March 6, 2017: Parasites & Vectors
https://www.readbyqxmd.com/read/28264633/a-neurology-of-the-conservative-liberal-dimension-of-political-ideology
#15
Mario F Mendez
Differences in political ideology are a major source of human disagreement and conflict. There is increasing evidence that neurobiological mechanisms mediate individual differences in political ideology through effects on a conservative-liberal axis. This review summarizes personality, evolutionary and genetic, cognitive, neuroimaging, and neurological studies of conservatism-liberalism and discusses how they might affect political ideology. What emerges from this highly variable literature is evidence for a normal right-sided "conservative-complex" involving structures sensitive to negativity bias, threat, disgust, and avoidance...
March 7, 2017: Journal of Neuropsychiatry and Clinical Neurosciences
https://www.readbyqxmd.com/read/28263319/asymmetric-subgenome-selection-and-cis-regulatory-divergence-during-cotton-domestication
#16
Maojun Wang, Lili Tu, Min Lin, Zhongxu Lin, Pengcheng Wang, Qingyong Yang, Zhengxiu Ye, Chao Shen, Jianying Li, Lin Zhang, Xiaolin Zhou, Xinhui Nie, Zhonghua Li, Kai Guo, Yizan Ma, Cong Huang, Shuangxia Jin, Longfu Zhu, Xiyan Yang, Ling Min, Daojun Yuan, Qinghua Zhang, Keith Lindsey, Xianlong Zhang
Comparative population genomics offers an excellent opportunity for unraveling the genetic history of crop domestication. Upland cotton (Gossypium hirsutum) has long been an important economic crop, but a genome-wide and evolutionary understanding of the effects of human selection is lacking. Here, we describe a variation map for 352 wild and domesticated cotton accessions. We scanned 93 domestication sweeps occupying 74 Mb of the A subgenome and 104 Mb of the D subgenome, and identified 19 candidate loci for fiber-quality-related traits through a genome-wide association study...
March 6, 2017: Nature Genetics
https://www.readbyqxmd.com/read/28262789/iteration-expansion-and-regional-evolution-phylogeography-of-dendrobium-officinale-and-four-related-taxa-in-southern-china
#17
Beiwei Hou, Jing Luo, Yusi Zhang, Zhitao Niu, Qingyun Xue, Xiaoyu Ding
The genus Dendrobium was used as a case study to elucidate the evolutionary history of Orchidaceae in the Sino-Japanese Floristic Region (SJFR) and Southeast Asia region. These evolutionary histories remain largely unknown, including the temporal and spatial distribution of the evolutionary events. The present study used nuclear and plastid DNA to determine the phylogeography of Dendrobium officinale and four closely related taxa. Plastid DNA haplotype and nuclear data were shown to be discordant, suggesting reticulate evolution drove the species' diversification...
March 6, 2017: Scientific Reports
https://www.readbyqxmd.com/read/28257525/foxp-in-tetrapoda-intrinsically-disordered-regions-short-linear-motifs-and-their-evolutionary-significance
#18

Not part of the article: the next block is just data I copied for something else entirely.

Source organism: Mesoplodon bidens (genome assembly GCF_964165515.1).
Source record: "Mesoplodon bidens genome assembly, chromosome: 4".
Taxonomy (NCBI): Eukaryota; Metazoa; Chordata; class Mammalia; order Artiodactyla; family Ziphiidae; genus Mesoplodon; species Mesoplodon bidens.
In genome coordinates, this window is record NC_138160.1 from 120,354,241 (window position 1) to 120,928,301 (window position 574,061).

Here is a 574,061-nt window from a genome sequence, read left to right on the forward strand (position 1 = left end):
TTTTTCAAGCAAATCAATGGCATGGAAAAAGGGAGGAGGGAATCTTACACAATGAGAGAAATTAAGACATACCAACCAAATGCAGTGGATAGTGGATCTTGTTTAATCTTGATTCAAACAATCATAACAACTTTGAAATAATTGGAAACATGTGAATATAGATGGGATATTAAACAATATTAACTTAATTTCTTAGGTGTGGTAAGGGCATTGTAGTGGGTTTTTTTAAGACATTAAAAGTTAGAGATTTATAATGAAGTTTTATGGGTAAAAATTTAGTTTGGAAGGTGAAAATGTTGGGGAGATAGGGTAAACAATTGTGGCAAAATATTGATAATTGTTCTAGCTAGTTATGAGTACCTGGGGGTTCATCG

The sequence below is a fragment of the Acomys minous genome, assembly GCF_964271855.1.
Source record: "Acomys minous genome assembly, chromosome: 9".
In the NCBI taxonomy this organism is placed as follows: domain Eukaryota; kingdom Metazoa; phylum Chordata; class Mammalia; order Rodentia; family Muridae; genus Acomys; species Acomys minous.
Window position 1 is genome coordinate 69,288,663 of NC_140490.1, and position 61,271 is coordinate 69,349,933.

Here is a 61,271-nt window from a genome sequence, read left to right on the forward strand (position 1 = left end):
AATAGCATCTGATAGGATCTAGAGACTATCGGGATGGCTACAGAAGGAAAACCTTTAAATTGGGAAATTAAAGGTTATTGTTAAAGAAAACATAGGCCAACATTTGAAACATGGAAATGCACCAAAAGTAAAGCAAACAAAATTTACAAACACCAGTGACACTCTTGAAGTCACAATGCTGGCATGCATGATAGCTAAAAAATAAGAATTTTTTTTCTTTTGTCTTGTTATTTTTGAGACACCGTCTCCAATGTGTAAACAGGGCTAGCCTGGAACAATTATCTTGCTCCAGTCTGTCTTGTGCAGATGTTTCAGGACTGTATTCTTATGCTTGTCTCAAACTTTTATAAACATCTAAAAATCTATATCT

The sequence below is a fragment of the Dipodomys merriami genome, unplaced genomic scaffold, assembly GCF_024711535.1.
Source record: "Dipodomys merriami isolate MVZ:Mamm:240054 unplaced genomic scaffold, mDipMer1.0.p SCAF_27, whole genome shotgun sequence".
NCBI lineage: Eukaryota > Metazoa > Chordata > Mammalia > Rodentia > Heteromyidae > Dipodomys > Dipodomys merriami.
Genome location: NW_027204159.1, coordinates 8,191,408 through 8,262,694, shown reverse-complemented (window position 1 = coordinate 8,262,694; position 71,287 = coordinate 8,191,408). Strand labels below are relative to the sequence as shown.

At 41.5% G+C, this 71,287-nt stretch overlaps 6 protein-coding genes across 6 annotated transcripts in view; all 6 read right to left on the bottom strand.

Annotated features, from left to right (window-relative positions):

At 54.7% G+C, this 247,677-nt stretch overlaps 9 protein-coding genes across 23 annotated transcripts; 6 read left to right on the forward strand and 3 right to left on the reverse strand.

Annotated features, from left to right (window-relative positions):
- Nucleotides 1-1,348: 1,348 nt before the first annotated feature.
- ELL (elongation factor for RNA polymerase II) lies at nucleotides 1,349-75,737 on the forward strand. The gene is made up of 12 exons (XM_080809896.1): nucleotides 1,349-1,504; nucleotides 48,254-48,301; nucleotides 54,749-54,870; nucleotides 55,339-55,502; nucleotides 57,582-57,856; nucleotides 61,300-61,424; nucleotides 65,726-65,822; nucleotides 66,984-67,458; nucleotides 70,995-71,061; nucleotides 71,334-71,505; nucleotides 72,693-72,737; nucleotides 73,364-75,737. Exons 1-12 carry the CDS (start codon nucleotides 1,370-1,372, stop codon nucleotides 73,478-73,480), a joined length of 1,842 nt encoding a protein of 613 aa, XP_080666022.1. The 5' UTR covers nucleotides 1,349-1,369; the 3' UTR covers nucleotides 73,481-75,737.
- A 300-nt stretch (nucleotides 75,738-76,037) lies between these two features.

Lucas Henriques Viscardi, Luciana Tovo-Rodrigues, Pamela Paré, Nelson Jurandi Rosa Fagundes, Francisco Mauro Salzano, Vanessa Rodrigues Paixão-Côrtes, Claiton Henrique Dotto Bau, Maria Cátira Bortolini
The FOXP subfamily is probably the most extensively characterized subfamily of the forkhead superfamily, playing important roles in development and homeostasis in vertebrates. Intrinsically disorder protein regions (IDRs) are protein segments that exhibit multiple physical interactions and play critical roles in various biological processes, including regulation and signaling. IDRs in proteins may play an important role in the evolvability of genetic systems. In this study, we analyzed 77 orthologous FOXP genes/proteins from Tetrapoda, regarding protein disorder content and evolutionary rate...
March 2, 2017: Genetics and Molecular Biology
https://www.readbyqxmd.com/read/28251519/non-human-primate-models-for-brain-disorders-towards-genetic-manipulations-via-innovative-technology
#19
REVIEW
Zilong Qiu, Xiao Li
Modeling brain disorders has always been one of the key tasks in neurobiological studies. A wide range of organisms including worms, fruit flies, zebrafish, and rodents have been used for modeling brain disorders. However, whether complicated neurological and psychiatric symptoms can be faithfully mimicked in animals is still debatable. In this review, we discuss key findings using non-human primates to address the neural mechanisms underlying stress and anxiety behaviors, as well as technical advances for establishing genetically-engineered non-human primate models of autism spectrum disorders and other disorders...
April 2017: Neuroscience Bulletin
https://www.readbyqxmd.com/read/28250806/cancer-a-disease-at-the-crossroads-of-trade-offs
#20
Camille Jacqueline, Peter A Biro, Christa Beckmann, Anders Pape Moller, François Renaud, Gabriele Sorci, Aurélie Tasiemski, Beata Ujvari, Frédéric Thomas
Central to evolutionary theory is the idea that living organisms face phenotypic and/or genetic trade-offs when allocating resources to competing life-history demands, such as growth, survival, and reproduction. These trade-offs are increasingly considered to be crucial to further our understanding of cancer. First, evidences suggest that neoplastic cells, as any living entities subject to natural selection, are governed by trade-offs such as between survival and proliferation. Second, selection might also have shaped trade-offs at the organismal level, especially regarding protective mechanisms against cancer...
March 2017: Evolutionary Applications